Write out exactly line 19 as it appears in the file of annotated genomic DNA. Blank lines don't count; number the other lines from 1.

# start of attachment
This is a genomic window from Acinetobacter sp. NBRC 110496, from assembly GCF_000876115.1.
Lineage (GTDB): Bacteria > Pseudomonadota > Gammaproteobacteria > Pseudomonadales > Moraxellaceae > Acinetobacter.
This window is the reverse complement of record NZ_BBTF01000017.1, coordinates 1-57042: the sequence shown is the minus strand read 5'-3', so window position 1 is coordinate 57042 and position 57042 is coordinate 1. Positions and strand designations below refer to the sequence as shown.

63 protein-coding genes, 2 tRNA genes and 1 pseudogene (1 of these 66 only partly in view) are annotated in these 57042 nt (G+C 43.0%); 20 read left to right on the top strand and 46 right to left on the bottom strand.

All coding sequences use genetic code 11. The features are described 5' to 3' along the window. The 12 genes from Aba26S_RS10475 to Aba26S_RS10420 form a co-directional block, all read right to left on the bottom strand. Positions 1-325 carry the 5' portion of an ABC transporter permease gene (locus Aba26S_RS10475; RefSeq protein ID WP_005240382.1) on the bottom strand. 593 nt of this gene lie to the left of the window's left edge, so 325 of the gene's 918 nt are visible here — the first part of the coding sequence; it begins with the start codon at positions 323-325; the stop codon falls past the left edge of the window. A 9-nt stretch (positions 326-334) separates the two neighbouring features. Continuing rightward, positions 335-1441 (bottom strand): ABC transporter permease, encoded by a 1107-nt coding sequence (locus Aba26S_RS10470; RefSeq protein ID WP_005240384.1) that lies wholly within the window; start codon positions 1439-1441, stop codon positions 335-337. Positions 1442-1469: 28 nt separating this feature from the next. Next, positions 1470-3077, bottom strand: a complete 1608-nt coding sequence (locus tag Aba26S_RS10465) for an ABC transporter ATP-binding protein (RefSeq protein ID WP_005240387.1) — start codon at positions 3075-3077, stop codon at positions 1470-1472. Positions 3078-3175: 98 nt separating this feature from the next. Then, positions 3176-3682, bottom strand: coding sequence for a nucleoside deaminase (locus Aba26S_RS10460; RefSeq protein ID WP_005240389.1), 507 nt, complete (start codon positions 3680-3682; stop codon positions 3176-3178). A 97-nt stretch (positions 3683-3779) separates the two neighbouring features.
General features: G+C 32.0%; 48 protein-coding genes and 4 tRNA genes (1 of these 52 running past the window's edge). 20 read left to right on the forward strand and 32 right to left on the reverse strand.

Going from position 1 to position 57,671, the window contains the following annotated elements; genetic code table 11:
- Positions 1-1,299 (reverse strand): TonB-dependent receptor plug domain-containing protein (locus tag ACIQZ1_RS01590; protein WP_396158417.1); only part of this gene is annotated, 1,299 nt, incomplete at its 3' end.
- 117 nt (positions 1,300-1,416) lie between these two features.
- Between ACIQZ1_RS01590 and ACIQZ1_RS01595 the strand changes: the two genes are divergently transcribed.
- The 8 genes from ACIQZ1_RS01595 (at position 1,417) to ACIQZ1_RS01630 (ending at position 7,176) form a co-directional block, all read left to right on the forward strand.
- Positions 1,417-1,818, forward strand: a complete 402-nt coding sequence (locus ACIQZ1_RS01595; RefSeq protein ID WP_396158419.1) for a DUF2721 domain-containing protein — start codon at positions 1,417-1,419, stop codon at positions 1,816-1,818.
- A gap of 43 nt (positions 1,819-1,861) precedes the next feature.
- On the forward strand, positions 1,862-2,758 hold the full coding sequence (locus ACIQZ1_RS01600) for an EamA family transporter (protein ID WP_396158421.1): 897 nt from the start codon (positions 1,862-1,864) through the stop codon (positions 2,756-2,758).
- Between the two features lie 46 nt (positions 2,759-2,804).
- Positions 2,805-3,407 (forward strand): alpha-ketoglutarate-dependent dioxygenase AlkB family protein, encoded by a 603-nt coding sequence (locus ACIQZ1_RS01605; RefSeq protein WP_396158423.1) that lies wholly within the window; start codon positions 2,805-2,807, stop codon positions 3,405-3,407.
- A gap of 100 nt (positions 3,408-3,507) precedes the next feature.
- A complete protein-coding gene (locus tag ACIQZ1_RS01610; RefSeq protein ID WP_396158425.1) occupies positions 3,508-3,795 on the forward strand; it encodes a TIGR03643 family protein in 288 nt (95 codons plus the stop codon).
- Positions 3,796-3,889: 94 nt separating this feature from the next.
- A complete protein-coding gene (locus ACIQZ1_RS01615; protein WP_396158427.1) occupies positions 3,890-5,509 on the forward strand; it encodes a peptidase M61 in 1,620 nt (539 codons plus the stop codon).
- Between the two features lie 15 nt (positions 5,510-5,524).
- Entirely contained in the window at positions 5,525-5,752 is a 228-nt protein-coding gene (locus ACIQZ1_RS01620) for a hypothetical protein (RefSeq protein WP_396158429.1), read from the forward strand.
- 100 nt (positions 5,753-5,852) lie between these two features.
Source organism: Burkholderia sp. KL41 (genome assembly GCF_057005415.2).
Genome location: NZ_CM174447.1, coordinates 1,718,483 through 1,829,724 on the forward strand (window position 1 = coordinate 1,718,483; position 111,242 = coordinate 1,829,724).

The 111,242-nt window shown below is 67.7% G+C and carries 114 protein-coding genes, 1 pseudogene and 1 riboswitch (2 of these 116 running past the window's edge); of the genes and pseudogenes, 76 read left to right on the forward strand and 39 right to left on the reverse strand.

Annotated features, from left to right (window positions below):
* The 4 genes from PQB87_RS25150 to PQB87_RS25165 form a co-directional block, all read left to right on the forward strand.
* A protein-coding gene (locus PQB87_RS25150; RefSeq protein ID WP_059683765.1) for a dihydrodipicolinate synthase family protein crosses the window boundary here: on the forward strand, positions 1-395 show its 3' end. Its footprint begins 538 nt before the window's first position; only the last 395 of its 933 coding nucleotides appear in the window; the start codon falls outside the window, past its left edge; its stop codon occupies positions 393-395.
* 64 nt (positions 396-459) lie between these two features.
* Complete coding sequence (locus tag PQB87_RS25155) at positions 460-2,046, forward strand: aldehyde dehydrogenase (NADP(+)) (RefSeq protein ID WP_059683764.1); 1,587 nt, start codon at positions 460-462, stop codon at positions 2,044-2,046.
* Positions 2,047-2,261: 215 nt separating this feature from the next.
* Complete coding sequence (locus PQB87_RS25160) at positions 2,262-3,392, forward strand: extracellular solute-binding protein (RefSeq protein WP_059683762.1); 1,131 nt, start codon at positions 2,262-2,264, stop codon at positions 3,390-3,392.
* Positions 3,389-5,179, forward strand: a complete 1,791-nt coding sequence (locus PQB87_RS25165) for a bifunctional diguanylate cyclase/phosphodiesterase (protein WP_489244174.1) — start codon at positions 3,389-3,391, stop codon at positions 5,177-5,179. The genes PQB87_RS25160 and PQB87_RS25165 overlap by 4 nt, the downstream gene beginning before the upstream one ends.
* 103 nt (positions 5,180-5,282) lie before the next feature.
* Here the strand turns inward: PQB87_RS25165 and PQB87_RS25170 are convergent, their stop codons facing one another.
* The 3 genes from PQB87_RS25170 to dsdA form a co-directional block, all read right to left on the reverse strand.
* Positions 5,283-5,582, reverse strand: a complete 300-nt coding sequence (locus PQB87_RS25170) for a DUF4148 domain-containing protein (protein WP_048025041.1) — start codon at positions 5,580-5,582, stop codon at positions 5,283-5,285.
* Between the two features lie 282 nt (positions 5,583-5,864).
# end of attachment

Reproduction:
- Positions 3,796-3,889: 94 nt separating this feature from the next.